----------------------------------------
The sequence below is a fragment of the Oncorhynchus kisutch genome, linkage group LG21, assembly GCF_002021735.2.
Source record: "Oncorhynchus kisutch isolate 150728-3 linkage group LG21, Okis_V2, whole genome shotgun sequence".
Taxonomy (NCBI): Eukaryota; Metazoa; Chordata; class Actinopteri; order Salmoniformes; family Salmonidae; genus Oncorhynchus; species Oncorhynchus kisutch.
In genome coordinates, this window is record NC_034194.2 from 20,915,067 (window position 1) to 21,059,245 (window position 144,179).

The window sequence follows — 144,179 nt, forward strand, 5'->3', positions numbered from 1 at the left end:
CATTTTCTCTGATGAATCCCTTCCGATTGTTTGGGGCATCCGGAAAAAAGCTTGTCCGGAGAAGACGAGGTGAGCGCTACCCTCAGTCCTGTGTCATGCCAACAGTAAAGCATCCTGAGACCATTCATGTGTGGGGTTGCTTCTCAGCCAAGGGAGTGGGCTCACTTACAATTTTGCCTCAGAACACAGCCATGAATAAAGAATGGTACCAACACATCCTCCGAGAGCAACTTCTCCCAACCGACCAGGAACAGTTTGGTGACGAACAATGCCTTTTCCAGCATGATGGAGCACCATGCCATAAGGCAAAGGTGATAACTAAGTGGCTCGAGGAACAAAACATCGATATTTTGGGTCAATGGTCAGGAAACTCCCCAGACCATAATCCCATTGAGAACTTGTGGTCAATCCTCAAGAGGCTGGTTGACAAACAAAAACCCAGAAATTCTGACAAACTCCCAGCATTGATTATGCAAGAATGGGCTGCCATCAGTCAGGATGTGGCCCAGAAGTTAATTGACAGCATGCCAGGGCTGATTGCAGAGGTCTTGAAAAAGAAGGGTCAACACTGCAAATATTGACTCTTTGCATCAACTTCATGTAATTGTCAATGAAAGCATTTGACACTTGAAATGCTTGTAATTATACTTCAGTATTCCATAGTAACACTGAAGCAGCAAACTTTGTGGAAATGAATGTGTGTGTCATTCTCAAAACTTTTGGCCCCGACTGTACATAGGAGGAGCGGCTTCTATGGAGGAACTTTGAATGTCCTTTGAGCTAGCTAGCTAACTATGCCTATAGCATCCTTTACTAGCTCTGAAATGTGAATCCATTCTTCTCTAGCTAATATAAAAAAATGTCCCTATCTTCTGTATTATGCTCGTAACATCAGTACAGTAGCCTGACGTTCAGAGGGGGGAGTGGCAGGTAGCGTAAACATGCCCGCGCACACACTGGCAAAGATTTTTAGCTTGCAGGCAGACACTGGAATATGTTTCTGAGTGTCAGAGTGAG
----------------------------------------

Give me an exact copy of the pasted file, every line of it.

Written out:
The sequence below is a fragment of the Oncorhynchus kisutch genome, linkage group LG21, assembly GCF_002021735.2.
Source record: "Oncorhynchus kisutch isolate 150728-3 linkage group LG21, Okis_V2, whole genome shotgun sequence".
Taxonomy (NCBI): Eukaryota; Metazoa; Chordata; class Actinopteri; order Salmoniformes; family Salmonidae; genus Oncorhynchus; species Oncorhynchus kisutch.
In genome coordinates, this window is record NC_034194.2 from 20,915,067 (window position 1) to 21,059,245 (window position 144,179).

The window sequence follows — 144,179 nt, forward strand, 5'->3', positions numbered from 1 at the left end:
CATTTTCTCTGATGAATCCCTTCCGATTGTTTGGGGCATCCGGAAAAAAGCTTGTCCGGAGAAGACGAGGTGAGCGCTACCCTCAGTCCTGTGTCATGCCAACAGTAAAGCATCCTGAGACCATTCATGTGTGGGGTTGCTTCTCAGCCAAGGGAGTGGGCTCACTTACAATTTTGCCTCAGAACACAGCCATGAATAAAGAATGGTACCAACACATCCTCCGAGAGCAACTTCTCCCAACCGACCAGGAACAGTTTGGTGACGAACAATGCCTTTTCCAGCATGATGGAGCACCATGCCATAAGGCAAAGGTGATAACTAAGTGGCTCGAGGAACAAAACATCGATATTTTGGGTCAATGGTCAGGAAACTCCCCAGACCATAATCCCATTGAGAACTTGTGGTCAATCCTCAAGAGGCTGGTTGACAAACAAAAACCCAGAAATTCTGACAAACTCCCAGCATTGATTATGCAAGAATGGGCTGCCATCAGTCAGGATGTGGCCCAGAAGTTAATTGACAGCATGCCAGGGCTGATTGCAGAGGTCTTGAAAAAGAAGGGTCAACACTGCAAATATTGACTCTTTGCATCAACTTCATGTAATTGTCAATGAAAGCATTTGACACTTGAAATGCTTGTAATTATACTTCAGTATTCCATAGTAACACTGAAGCAGCAAACTTTGTGGAAATGAATGTGTGTGTCATTCTCAAAACTTTTGGCCCCGACTGTACATAGGAGGAGCGGCTTCTATGGAGGAACTTTGAATGTCCTTTGAGCTAGCTAGCTAACTATGCCTATAGCATCCTTTACTAGCTCTGAAATGTGAATCCATTCTTCTCTAGCTAATATAAAAAAATGTCCCTATCTTCTGTATTATGCTCGTAACATCAGTACAGTAGCCTGACGTTCAGAGGGGGGAGTGGCAGGTAGCGTAAACATGCCCGCGCACACACTGGCAAAGATTTTTAGCTTGCAGGCAGACACTGGAATATGTTTCTGAGTGTCAGAGTGAG